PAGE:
CAMSTL to be public institute for preserving memories of East Timor

CAMSTL to be public institute for preserving memories of East Timor

(Image Tatoli/Anito Soares)

DILI, 17 december 2021 (TATOLI) – Max Stahl Audiovisual Archive Center (CAMSTL) will be transformed into a Public Institute to preserve the memories of East Timor (now Timor-Leste).

“It’s East-Timor’s institution. It’s not private and it was never a private institution and even remotely to do with the family. It is always Timorese institution,” Max Stahl’s spouse, Ingrid Bucens, told TATOLI at Timor-Leste’s Archives and Museum of East Timorese Resistance, in Dili, thursday.

Max had numerous dialogues with the government and historical leaders about transforming (CAMSTL) to be a public institute to preserve East Timor memories and histories for the future generation.

“Max as you know, all his work or his ambition for the last 20 years has been about establishing an archive, So that it can be available for the generation or the people in the future,” said Bucens.

“Max has had a lot of dialogues with the government about his ideas about how he believes this would work best and this was today as a public institution.”

Bunces expressed her commitment to continuing working with CAMSTL and Timor-Leste to keep the legacy of Timor-Leste’s true hero alive.

“We will remain very involved with CAMSTL (…), you know of course we will be willing to support Max’s legacy in Timor.  Our family has lived here for almost 20 years, and I am sure when our children are older they too will want to continue to contribute in some way,” she said.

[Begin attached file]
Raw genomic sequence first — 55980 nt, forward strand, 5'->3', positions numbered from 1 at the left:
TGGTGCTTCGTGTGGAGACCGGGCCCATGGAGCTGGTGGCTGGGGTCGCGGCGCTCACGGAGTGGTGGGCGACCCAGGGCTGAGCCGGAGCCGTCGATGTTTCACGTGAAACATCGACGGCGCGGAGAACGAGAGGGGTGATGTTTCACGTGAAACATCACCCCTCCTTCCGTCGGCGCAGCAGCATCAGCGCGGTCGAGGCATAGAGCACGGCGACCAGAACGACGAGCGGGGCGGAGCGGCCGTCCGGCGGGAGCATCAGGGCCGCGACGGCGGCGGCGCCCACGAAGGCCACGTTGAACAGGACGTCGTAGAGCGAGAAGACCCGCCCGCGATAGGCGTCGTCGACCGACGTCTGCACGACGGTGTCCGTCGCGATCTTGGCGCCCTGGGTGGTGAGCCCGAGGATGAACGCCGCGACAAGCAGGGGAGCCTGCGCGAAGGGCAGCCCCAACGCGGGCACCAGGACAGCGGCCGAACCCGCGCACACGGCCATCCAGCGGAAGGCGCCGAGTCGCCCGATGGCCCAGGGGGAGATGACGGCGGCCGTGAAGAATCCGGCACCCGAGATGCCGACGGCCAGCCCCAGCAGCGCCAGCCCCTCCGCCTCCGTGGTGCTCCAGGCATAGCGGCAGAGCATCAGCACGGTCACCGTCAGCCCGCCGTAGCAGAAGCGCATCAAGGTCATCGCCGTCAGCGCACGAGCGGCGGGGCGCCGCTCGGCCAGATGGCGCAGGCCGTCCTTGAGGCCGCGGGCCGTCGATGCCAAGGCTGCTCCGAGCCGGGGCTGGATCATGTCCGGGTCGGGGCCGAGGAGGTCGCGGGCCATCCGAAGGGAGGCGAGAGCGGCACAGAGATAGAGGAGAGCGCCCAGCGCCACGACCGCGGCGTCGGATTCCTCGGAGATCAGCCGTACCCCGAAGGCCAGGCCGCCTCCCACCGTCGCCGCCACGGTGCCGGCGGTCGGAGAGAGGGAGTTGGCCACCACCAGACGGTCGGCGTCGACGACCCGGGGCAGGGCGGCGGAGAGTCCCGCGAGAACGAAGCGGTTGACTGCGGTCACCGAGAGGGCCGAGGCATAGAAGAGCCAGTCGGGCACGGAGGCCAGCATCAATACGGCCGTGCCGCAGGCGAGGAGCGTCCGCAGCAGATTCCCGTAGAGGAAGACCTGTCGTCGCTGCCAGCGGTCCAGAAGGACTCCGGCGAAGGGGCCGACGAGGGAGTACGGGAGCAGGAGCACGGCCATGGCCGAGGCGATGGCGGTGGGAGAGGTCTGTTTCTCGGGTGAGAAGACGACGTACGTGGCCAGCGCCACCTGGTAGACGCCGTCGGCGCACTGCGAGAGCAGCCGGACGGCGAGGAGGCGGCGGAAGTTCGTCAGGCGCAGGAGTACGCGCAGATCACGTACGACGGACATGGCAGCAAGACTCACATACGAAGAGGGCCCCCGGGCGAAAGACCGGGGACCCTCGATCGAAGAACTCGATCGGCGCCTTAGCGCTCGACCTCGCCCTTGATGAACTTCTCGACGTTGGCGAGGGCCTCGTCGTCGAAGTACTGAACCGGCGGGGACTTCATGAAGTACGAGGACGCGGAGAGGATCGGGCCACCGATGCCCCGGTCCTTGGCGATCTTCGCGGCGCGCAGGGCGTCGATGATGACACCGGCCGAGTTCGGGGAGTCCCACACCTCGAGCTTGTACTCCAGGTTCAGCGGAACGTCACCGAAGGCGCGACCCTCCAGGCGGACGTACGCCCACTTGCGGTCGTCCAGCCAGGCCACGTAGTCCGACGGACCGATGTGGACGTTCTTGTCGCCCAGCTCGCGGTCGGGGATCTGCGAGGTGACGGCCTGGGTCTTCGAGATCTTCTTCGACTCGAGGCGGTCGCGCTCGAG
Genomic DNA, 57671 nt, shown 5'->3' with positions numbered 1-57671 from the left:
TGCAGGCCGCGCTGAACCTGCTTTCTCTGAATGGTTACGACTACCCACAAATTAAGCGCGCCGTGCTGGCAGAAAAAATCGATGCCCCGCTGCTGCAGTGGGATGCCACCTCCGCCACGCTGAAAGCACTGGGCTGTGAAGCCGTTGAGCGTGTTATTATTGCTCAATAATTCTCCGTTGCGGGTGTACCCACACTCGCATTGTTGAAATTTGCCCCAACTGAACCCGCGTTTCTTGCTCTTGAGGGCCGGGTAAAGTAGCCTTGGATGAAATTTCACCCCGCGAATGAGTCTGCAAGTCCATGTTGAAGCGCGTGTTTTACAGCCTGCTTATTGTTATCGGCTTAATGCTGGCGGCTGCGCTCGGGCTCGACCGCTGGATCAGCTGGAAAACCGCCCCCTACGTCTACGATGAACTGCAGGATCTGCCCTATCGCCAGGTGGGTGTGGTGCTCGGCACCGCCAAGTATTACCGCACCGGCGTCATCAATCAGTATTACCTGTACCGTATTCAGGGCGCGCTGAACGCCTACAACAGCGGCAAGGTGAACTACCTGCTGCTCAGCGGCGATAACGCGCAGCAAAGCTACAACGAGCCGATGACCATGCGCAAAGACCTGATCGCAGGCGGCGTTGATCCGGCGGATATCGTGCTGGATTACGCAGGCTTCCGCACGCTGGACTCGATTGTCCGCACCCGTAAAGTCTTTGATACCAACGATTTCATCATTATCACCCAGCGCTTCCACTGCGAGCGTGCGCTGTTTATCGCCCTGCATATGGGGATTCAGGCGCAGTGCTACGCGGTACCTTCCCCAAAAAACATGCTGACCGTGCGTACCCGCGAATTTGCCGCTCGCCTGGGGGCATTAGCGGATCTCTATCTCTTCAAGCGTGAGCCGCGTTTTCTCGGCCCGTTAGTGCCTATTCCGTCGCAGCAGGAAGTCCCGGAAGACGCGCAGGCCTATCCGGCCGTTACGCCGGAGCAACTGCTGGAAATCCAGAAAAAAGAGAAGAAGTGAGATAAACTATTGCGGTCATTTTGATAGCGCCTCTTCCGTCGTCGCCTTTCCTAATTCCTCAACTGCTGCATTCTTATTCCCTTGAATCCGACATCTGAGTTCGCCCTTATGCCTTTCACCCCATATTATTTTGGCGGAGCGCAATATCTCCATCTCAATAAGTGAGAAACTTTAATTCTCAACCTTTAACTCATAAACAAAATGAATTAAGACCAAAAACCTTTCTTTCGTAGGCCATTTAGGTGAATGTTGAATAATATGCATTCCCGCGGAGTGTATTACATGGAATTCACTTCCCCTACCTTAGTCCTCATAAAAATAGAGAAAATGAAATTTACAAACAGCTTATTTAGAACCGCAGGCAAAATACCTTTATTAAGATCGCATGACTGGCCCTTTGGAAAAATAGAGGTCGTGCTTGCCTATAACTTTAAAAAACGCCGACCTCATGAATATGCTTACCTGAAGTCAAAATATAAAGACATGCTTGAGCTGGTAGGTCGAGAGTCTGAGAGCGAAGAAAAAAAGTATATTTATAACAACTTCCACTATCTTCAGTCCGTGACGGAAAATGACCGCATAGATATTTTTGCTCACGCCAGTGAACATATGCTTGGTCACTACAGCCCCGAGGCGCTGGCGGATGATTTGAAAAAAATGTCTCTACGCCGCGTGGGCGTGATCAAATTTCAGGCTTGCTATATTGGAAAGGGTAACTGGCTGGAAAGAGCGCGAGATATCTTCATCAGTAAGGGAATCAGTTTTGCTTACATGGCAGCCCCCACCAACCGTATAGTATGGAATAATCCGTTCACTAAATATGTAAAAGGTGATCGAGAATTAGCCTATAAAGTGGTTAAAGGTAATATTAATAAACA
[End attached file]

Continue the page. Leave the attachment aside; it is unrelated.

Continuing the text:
“We received messages from so many people, as well as Max, received from the President, the Prime Minister, Ramos Horta, Maun Xanana, all expressing their commitment to support CAMSTL to continue beyond Max’s living existence in East Timor according to what max had wished.”

Asking about building a statue to honor the true Hero who uncovered the sufferings of the Timorese people to the world, Bucens said that: “It’s not up to me. But we will support what people want to do to remember Max’s legacy.”

“But I think that the legacy and the memory that Max wants to leave behind is the institution that he developed with the Timorese and that is CAMSTL,” she said.

She said it was an honor for Max’s family to be recognized as Timorese citizens as it was an honor for Max.

Max Stahl was granted Timorese citizenship in 2009, in honor of his significant contribution to the nation’s independence.

In 1991 Max Stahl arrived in East Timor (now Timor-Leste) where he lived and documented one of the most dramatic moments of the country: the massacre in the Santa Cruz cemetery, in Dili. The images of the massacre were spread around the world and changed forever the history of the nation. In 2019 he received the Necklace of the Order of Timor-Leste, the highest national decoration.

Max Stahl was born on 6 December 1954 in the United Kingdom. He was a journalist and war correspondent, who spent most of his life in Timor-Leste, following the Santa Cruz massacre, in 1991.

Max Stahl, a father of four, died on wednesday (28/10) in Brisbane surrounded by his wife, Ingrid Busens, and family after battling cancer since 2012.

The ashes of ‘Max Stahl’ arrived in Timor-Leste, accompanied by his wife Ingrid Bucens and children from Australia, on a Qantas flight, at Nicolau Lobato International Airport, on wednesday (15/12) at around 11:45 am local time.

The internment of ashes of Max Stahl would take place on Friday (17/12) at Santa Cruz cemetery where the journalist collected the tragic images and footage of the massacre that shift international attention to the Timorese struggle against the Indonesian occupation.


Journalist: Filomeno Martins

Editor: Nelia Borges Rosario


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